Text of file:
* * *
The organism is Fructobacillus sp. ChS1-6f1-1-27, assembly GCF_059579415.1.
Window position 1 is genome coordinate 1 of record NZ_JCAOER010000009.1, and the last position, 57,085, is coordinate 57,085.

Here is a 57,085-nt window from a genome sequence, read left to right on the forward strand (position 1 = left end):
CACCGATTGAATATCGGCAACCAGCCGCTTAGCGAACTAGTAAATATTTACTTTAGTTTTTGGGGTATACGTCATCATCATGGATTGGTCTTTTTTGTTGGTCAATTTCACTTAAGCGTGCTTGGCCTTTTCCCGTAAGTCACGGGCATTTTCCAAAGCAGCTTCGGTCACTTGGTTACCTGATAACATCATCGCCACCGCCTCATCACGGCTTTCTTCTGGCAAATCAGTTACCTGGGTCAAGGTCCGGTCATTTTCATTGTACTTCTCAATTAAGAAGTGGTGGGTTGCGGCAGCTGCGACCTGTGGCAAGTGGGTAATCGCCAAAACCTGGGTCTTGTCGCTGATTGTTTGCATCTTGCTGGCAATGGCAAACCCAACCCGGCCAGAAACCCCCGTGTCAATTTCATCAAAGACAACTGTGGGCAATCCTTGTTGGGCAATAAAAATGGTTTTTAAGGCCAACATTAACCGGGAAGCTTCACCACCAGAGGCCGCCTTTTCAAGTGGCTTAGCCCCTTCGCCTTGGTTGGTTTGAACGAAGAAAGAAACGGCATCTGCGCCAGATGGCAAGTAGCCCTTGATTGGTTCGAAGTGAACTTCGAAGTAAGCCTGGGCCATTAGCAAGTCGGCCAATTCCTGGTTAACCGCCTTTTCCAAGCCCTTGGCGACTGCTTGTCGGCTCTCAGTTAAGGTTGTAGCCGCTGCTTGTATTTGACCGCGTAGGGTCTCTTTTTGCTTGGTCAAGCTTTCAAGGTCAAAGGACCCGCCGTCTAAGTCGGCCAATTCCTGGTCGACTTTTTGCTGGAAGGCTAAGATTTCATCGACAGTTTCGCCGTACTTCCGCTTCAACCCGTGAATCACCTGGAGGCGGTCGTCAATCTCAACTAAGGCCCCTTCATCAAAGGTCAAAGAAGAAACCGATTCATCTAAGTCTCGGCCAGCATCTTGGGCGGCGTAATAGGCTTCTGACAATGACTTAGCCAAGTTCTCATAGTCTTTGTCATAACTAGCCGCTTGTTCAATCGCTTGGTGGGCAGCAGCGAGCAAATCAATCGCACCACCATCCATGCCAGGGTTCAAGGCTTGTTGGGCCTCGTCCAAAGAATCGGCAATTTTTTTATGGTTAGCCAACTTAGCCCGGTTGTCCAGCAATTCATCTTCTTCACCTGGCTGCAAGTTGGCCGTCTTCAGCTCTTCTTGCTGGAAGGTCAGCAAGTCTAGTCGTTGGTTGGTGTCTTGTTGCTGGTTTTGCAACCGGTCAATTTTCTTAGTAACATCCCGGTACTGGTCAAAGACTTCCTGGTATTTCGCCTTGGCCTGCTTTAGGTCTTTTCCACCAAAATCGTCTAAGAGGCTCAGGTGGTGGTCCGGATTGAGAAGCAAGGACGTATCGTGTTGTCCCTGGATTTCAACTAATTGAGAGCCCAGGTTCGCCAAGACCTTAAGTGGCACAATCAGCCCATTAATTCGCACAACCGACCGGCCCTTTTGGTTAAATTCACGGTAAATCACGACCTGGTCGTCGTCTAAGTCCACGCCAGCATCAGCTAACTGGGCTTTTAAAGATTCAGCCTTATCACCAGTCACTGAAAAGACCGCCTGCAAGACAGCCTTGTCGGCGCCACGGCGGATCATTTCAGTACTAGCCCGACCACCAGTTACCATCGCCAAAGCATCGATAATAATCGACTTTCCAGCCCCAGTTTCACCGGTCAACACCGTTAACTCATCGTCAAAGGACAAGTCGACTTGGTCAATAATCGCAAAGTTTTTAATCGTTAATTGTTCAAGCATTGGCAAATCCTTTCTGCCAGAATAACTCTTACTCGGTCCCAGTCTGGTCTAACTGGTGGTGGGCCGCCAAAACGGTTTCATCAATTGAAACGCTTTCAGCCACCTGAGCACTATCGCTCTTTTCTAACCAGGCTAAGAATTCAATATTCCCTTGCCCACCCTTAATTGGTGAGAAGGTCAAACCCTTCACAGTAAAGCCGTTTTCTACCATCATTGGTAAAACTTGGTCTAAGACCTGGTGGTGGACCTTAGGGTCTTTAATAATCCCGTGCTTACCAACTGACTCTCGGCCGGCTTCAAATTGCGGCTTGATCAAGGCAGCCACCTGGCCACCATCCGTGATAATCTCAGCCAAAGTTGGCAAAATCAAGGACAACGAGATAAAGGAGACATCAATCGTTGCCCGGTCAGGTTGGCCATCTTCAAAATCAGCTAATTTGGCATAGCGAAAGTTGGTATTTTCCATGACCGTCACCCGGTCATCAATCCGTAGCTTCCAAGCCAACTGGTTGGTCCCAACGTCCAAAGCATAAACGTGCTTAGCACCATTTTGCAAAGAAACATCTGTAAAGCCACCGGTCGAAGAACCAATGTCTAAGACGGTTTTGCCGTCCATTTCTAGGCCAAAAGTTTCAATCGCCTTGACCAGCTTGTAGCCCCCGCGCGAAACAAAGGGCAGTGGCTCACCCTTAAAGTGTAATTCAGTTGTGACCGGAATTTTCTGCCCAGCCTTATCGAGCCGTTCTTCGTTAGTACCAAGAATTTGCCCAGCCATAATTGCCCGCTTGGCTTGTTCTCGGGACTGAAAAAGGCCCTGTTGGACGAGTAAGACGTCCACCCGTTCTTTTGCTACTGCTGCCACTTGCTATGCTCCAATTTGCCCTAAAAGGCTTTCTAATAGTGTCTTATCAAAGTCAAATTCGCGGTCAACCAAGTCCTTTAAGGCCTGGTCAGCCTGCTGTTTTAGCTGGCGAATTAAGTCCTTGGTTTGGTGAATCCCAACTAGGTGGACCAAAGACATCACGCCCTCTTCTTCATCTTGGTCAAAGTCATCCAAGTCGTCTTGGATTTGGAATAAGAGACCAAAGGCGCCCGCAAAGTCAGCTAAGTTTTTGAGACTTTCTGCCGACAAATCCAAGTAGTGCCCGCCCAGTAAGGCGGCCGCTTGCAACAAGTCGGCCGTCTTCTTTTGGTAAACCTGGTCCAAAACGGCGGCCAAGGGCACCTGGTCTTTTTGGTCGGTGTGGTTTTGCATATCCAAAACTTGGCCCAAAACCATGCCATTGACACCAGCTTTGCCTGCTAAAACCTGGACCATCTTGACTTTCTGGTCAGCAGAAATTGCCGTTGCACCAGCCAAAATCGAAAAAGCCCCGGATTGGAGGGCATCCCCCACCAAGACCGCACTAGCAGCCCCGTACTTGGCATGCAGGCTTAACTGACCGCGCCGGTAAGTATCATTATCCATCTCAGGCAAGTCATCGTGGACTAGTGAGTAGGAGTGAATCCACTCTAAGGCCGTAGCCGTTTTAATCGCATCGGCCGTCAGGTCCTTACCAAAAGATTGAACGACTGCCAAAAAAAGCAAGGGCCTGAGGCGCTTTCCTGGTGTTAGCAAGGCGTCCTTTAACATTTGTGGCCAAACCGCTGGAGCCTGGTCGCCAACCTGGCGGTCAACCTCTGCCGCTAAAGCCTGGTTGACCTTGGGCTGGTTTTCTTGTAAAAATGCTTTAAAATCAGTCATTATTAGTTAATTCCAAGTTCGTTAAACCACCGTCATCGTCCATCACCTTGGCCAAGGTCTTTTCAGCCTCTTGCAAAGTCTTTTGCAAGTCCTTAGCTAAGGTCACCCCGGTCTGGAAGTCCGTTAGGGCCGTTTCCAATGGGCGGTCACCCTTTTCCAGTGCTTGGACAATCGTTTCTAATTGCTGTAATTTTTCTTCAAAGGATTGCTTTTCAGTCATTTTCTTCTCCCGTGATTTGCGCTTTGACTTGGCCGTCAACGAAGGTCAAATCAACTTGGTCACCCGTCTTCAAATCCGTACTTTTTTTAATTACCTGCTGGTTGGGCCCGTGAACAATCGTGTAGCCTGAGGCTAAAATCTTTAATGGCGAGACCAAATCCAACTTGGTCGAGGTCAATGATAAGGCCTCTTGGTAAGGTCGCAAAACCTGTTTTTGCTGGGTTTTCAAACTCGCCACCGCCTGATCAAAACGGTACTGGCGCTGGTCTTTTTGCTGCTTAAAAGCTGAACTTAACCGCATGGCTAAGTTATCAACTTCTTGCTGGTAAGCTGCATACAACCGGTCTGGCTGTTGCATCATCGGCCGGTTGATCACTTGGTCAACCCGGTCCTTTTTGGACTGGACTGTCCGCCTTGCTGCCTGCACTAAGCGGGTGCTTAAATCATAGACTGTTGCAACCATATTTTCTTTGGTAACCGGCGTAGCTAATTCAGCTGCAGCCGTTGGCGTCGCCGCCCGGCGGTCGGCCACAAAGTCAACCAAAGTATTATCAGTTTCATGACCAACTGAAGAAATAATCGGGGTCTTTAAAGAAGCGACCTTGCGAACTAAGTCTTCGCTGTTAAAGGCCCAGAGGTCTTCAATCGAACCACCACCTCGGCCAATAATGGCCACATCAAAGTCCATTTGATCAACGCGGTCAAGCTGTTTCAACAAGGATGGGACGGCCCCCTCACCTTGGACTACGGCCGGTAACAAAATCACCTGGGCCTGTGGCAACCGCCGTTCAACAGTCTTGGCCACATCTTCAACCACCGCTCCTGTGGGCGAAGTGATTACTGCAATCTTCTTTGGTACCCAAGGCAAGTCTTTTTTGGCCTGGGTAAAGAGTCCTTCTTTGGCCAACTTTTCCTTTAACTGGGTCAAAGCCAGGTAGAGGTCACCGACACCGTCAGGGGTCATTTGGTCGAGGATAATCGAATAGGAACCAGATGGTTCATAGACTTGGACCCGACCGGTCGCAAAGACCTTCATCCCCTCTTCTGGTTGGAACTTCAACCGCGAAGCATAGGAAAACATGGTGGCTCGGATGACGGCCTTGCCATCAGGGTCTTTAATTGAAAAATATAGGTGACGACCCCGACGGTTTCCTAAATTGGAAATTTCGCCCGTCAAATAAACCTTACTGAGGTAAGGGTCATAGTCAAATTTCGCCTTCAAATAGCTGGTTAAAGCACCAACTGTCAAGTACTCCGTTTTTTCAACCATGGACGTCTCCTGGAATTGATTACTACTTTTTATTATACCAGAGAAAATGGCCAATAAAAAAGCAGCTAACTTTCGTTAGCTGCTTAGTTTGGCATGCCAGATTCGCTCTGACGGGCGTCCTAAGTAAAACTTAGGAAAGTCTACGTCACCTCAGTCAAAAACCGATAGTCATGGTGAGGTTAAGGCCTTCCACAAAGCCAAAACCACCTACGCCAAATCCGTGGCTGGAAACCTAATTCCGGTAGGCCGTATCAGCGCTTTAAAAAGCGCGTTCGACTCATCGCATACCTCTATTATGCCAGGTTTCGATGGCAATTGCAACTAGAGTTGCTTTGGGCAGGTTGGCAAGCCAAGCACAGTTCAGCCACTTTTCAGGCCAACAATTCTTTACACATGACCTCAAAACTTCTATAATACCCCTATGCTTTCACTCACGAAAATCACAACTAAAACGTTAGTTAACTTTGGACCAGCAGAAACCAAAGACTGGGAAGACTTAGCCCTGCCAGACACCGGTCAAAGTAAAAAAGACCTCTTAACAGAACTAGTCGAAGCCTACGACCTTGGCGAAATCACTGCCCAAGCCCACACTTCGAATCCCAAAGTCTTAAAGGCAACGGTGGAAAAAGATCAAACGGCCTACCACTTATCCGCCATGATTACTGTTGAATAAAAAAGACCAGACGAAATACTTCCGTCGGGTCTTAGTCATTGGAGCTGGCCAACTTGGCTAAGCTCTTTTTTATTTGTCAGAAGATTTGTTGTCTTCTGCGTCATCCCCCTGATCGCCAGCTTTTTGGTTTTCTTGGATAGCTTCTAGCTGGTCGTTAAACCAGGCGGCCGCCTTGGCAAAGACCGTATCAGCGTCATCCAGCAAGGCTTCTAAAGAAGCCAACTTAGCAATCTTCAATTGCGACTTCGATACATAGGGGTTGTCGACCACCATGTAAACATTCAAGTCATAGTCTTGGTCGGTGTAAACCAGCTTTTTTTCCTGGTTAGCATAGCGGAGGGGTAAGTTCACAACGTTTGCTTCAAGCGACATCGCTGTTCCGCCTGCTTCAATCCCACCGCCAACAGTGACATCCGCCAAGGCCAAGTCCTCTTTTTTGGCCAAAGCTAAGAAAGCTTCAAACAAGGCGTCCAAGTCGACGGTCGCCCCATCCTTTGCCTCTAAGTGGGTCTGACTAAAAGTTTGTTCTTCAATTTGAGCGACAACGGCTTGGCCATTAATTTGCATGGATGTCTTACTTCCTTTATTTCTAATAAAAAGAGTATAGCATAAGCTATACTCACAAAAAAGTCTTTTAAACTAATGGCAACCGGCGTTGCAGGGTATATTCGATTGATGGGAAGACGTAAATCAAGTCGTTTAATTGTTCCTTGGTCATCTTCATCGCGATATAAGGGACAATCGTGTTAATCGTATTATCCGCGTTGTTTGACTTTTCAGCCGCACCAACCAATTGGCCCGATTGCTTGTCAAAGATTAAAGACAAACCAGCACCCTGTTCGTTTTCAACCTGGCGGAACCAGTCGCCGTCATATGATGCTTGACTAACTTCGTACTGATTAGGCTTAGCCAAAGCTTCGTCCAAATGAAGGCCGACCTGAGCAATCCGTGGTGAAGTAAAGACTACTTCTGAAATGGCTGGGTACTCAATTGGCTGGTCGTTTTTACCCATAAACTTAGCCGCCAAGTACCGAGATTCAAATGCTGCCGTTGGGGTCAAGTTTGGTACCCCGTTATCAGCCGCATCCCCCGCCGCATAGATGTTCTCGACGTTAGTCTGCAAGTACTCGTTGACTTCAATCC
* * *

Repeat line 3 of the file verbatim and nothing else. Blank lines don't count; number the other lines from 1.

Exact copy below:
Here is a 57,085-nt window from a genome sequence, read left to right on the forward strand (position 1 = left end):